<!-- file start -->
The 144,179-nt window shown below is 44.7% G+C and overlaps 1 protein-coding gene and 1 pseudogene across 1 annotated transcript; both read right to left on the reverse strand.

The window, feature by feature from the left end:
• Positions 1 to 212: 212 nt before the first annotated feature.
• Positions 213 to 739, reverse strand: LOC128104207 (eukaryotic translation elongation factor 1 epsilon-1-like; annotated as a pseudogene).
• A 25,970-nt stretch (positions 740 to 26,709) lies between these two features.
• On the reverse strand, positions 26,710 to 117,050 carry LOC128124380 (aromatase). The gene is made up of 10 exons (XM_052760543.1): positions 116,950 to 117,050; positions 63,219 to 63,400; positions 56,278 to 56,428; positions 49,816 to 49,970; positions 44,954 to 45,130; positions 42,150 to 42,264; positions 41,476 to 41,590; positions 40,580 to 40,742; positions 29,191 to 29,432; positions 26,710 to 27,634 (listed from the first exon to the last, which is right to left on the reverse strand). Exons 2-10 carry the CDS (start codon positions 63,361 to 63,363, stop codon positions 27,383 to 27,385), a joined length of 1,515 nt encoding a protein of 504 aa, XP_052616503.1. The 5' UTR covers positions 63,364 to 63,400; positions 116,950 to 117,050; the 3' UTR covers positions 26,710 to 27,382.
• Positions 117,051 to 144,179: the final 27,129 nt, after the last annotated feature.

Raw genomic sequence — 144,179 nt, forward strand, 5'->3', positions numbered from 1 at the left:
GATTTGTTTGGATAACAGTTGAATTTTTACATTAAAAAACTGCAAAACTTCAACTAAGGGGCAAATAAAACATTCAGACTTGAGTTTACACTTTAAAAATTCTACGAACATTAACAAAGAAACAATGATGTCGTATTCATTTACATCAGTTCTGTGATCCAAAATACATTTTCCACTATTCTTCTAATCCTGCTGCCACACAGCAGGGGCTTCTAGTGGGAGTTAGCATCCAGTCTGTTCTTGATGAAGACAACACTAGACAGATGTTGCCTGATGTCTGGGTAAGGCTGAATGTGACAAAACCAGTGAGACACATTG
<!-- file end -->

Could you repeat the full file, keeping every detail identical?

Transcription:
The 144,179-nt window shown below is 44.7% G+C and overlaps 1 protein-coding gene and 1 pseudogene across 1 annotated transcript; both read right to left on the reverse strand.

The window, feature by feature from the left end:
• Positions 1 to 212: 212 nt before the first annotated feature.
• Positions 213 to 739, reverse strand: LOC128104207 (eukaryotic translation elongation factor 1 epsilon-1-like; annotated as a pseudogene).
• A 25,970-nt stretch (positions 740 to 26,709) lies between these two features.
• On the reverse strand, positions 26,710 to 117,050 carry LOC128124380 (aromatase). The gene is made up of 10 exons (XM_052760543.1): positions 116,950 to 117,050; positions 63,219 to 63,400; positions 56,278 to 56,428; positions 49,816 to 49,970; positions 44,954 to 45,130; positions 42,150 to 42,264; positions 41,476 to 41,590; positions 40,580 to 40,742; positions 29,191 to 29,432; positions 26,710 to 27,634 (listed from the first exon to the last, which is right to left on the reverse strand). Exons 2-10 carry the CDS (start codon positions 63,361 to 63,363, stop codon positions 27,383 to 27,385), a joined length of 1,515 nt encoding a protein of 504 aa, XP_052616503.1. The 5' UTR covers positions 63,364 to 63,400; positions 116,950 to 117,050; the 3' UTR covers positions 26,710 to 27,382.
• Positions 117,051 to 144,179: the final 27,129 nt, after the last annotated feature.

Raw genomic sequence — 144,179 nt, forward strand, 5'->3', positions numbered from 1 at the left:
GATTTGTTTGGATAACAGTTGAATTTTTACATTAAAAAACTGCAAAACTTCAACTAAGGGGCAAATAAAACATTCAGACTTGAGTTTACACTTTAAAAATTCTACGAACATTAACAAAGAAACAATGATGTCGTATTCATTTACATCAGTTCTGTGATCCAAAATACATTTTCCACTATTCTTCTAATCCTGCTGCCACACAGCAGGGGCTTCTAGTGGGAGTTAGCATCCAGTCTGTTCTTGATGAAGACAACACTAGACAGATGTTGCCTGATGTCTGGGTAAGGCTGAATGTGACAAAACCAGTGAGACACATTG